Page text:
High-quality PBL requires a great deal of collaboration. Learners not only collaborate with their teachers and peers but also with other staff, industry professionals, business leaders, community members, parents and others. This not only increases the quality of the work but also the awareness we gain of the contribution of others. What do others think? What can their contributions be? What can we learn from them? These collaborations produce many byproducts. In addition to a richer learning experience and higher quality work, they allow the learner to meet potential professional mentors, employers, experts and role models. These become the foundation for a student’s first real Professional Learning Network. The collaboration and relationships that develop may indeed impact the learner for life by setting them on a specific career path or broadening their horizons.

As students begin to address challenging real-world problems, issues or questions, they begin to see how things connect and how interrelated we all are. Teachers, as well as employers, often say that they want our graduates to be able to demonstrate empathy for others, degrees of emotional intelligence and things like cross-cultural literacies. This can only happen by allowing learners to have the opportunity to partner with a diverse set of collaborators in pursuit of authentic, real-world and relevant work. For example, many projects have the opportunity for students to partner with various local, national or even international non-profit organizations. These types of collaborations demonstrate to learners firsthand that there are people and organizations that dedicate themselves to solving problems and helping others, while also showing that a student’s work can be a significant contribution to the larger work in the world.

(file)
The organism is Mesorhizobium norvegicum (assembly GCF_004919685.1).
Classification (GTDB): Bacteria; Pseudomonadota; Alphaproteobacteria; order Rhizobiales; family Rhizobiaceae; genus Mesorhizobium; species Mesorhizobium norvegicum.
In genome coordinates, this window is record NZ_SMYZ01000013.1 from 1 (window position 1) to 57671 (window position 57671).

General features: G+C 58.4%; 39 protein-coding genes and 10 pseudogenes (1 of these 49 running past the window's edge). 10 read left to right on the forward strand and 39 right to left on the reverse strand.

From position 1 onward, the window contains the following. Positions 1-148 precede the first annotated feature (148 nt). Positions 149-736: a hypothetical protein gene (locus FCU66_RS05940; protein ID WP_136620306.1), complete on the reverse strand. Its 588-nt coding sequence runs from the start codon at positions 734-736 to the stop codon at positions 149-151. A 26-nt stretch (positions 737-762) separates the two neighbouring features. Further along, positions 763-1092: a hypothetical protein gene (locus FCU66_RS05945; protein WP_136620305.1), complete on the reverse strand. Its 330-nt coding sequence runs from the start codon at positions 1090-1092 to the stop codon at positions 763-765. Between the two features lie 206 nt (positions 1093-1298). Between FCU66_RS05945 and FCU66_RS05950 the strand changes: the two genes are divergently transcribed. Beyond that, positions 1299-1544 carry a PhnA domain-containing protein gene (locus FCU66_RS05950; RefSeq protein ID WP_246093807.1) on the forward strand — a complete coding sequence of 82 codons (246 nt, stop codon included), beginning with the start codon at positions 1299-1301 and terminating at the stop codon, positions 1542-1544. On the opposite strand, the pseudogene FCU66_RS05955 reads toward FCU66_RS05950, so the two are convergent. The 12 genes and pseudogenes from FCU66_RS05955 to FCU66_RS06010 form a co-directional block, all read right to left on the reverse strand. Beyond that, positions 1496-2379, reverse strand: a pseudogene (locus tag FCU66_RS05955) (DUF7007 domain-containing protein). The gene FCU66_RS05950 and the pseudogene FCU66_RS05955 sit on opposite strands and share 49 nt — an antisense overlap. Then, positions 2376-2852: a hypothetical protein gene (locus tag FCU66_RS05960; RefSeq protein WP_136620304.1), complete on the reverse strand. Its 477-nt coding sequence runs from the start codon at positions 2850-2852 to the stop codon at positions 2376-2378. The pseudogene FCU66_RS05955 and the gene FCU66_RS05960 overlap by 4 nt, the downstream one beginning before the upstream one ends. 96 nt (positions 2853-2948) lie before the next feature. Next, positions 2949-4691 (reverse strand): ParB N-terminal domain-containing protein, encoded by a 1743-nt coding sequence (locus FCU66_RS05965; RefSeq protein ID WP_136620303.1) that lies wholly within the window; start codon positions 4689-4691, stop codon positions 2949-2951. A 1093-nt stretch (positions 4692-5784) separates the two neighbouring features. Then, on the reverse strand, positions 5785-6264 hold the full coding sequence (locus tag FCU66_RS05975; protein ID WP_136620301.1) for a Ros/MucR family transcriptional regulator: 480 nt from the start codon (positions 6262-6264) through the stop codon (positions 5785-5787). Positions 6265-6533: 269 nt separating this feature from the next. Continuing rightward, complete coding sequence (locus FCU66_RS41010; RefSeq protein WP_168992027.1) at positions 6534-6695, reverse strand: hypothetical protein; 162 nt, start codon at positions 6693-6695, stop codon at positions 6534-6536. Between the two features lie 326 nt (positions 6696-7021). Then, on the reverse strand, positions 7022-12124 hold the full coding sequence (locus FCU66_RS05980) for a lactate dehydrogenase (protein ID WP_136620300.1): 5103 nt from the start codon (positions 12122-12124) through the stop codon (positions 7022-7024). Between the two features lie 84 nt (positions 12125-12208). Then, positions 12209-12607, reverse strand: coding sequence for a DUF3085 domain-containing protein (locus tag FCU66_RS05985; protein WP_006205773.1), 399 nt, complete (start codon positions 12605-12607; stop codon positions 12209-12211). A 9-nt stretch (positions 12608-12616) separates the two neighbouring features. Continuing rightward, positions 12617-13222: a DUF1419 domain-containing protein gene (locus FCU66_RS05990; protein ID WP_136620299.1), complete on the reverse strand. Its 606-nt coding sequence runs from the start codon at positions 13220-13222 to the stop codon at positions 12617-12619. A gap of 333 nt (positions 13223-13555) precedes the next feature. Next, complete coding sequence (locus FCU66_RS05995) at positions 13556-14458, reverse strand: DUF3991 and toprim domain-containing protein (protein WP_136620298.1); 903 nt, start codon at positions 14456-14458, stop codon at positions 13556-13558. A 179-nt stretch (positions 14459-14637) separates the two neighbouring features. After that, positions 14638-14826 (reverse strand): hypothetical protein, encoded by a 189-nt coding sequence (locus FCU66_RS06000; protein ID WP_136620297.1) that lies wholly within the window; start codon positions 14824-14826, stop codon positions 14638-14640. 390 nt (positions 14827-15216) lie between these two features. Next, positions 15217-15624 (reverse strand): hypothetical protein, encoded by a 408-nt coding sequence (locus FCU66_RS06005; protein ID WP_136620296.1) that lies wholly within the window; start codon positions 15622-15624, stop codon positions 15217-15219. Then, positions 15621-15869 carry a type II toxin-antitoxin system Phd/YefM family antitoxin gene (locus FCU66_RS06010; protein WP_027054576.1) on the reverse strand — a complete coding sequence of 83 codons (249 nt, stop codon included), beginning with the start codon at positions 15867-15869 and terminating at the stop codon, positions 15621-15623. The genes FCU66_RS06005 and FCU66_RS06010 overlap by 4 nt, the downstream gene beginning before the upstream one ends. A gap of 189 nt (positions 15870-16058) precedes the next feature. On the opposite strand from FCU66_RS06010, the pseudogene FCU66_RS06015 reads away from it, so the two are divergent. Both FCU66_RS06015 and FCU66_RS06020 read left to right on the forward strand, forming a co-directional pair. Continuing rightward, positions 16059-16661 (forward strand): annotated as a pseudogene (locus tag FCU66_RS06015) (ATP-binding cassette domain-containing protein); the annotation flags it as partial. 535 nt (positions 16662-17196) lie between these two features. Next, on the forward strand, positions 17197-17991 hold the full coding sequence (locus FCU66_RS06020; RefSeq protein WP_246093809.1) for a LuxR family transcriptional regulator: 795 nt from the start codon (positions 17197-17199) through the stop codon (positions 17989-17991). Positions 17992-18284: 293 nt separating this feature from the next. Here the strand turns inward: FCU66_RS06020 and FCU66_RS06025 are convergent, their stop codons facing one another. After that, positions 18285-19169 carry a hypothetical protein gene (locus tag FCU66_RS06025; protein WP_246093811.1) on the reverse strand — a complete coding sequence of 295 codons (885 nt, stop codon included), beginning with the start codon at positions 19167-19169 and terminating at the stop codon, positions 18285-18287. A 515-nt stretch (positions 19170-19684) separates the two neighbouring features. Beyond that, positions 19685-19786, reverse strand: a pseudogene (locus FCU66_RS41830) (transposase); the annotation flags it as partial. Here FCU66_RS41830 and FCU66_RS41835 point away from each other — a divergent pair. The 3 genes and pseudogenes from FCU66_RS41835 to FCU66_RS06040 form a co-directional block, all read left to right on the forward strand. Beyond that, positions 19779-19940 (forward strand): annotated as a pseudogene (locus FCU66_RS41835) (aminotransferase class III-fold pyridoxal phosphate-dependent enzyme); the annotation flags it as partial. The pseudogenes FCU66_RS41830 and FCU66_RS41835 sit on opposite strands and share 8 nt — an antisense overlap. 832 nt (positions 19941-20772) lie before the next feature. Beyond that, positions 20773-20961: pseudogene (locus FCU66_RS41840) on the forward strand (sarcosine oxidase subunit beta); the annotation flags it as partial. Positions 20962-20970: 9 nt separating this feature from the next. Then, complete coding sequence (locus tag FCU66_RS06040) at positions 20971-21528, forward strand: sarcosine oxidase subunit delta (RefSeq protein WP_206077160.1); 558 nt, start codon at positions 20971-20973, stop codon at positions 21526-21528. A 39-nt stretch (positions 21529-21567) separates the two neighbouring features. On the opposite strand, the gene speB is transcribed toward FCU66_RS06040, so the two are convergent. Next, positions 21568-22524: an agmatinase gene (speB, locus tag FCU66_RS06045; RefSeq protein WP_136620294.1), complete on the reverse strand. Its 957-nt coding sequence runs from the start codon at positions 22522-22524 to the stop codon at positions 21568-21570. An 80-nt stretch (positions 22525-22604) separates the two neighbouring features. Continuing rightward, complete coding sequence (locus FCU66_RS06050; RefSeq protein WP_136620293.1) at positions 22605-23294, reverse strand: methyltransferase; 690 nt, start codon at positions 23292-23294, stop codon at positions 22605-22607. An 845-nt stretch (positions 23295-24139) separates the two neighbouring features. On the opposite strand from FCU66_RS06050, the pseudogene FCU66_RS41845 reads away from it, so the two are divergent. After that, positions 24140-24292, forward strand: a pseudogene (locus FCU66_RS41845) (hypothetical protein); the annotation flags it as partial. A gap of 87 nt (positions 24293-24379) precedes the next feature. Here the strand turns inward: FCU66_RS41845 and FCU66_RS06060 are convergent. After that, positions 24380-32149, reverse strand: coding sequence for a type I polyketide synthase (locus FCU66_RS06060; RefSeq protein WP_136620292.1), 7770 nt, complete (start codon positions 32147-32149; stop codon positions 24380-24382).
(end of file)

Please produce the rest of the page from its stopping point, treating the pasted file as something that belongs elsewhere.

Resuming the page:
Awareness of The World

When students are challenged to address real-world issues, they begin to see themselves and others as part of the larger global society. Indeed, one could argue that many of our biggest problems exist or are made worse by our lack of individual connection to the larger global community. High-quality projects and PBL can change that.

Indeed, not only does learner awareness of global issues increase, we actually make progress in addressing these issues. Think about it. We often hear the term “think globally, act locally.” This is not just a common expression, but a real attempt to engage people and make significant progress toward solving the biggest problems facing the planet.

We do this because it works. Another foundational element of PBL design is authenticity. This occurs when learners are working on real-world problems using real data, technology, partners, and resources. This work will be public and potentially beneficial to others. Additionally, we also do it because this is where the jobs are. Jobs are created and grown as we work to address the real problems facing our world. Our students are ready to tackle these. They have a voice. They have the tools and resources. And they are not afraid to collaborate and form new communities poised for the problem-solving work that needs to be done.

Education may always have a series of intentions or expected outcomes. But beyond meeting standards, assessing learning and even engaging students, there might not be anything as important as the process of self-actualization. Maslow argued that our ultimate need as a person was “the full realization of one’s potential and of one’s true self.” Through the process of self-discovery, the awareness of others and the realization of the larger global community, PBL can do just that.